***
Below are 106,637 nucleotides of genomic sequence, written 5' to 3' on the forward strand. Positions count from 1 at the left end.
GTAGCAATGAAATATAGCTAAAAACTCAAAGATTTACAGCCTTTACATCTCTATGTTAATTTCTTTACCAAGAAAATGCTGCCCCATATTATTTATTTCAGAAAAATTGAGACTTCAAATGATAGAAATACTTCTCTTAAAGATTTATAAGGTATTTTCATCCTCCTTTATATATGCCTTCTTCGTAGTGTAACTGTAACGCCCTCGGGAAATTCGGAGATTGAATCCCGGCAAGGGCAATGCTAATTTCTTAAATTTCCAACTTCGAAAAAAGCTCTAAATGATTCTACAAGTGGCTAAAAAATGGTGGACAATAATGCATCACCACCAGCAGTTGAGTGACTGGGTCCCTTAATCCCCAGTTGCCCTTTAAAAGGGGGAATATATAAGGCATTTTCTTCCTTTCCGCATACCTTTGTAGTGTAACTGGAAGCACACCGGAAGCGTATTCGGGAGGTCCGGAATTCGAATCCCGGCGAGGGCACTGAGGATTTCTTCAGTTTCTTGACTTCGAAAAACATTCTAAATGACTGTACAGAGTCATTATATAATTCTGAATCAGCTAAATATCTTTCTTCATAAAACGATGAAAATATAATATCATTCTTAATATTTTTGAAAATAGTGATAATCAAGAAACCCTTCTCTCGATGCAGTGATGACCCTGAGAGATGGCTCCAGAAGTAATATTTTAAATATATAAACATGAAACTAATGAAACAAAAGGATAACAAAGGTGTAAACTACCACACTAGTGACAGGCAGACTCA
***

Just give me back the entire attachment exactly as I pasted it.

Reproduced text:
Below are 106,637 nucleotides of genomic sequence, written 5' to 3' on the forward strand. Positions count from 1 at the left end.
GTAGCAATGAAATATAGCTAAAAACTCAAAGATTTACAGCCTTTACATCTCTATGTTAATTTCTTTACCAAGAAAATGCTGCCCCATATTATTTATTTCAGAAAAATTGAGACTTCAAATGATAGAAATACTTCTCTTAAAGATTTATAAGGTATTTTCATCCTCCTTTATATATGCCTTCTTCGTAGTGTAACTGTAACGCCCTCGGGAAATTCGGAGATTGAATCCCGGCAAGGGCAATGCTAATTTCTTAAATTTCCAACTTCGAAAAAAGCTCTAAATGATTCTACAAGTGGCTAAAAAATGGTGGACAATAATGCATCACCACCAGCAGTTGAGTGACTGGGTCCCTTAATCCCCAGTTGCCCTTTAAAAGGGGGAATATATAAGGCATTTTCTTCCTTTCCGCATACCTTTGTAGTGTAACTGGAAGCACACCGGAAGCGTATTCGGGAGGTCCGGAATTCGAATCCCGGCGAGGGCACTGAGGATTTCTTCAGTTTCTTGACTTCGAAAAACATTCTAAATGACTGTACAGAGTCATTATATAATTCTGAATCAGCTAAATATCTTTCTTCATAAAACGATGAAAATATAATATCATTCTTAATATTTTTGAAAATAGTGATAATCAAGAAACCCTTCTCTCGATGCAGTGATGACCCTGAGAGATGGCTCCAGAAGTAATATTTTAAATATATAAACATGAAACTAATGAAACAAAAGGATAACAAAGGTGTAAACTACCACACTAGTGACAGGCAGACTCA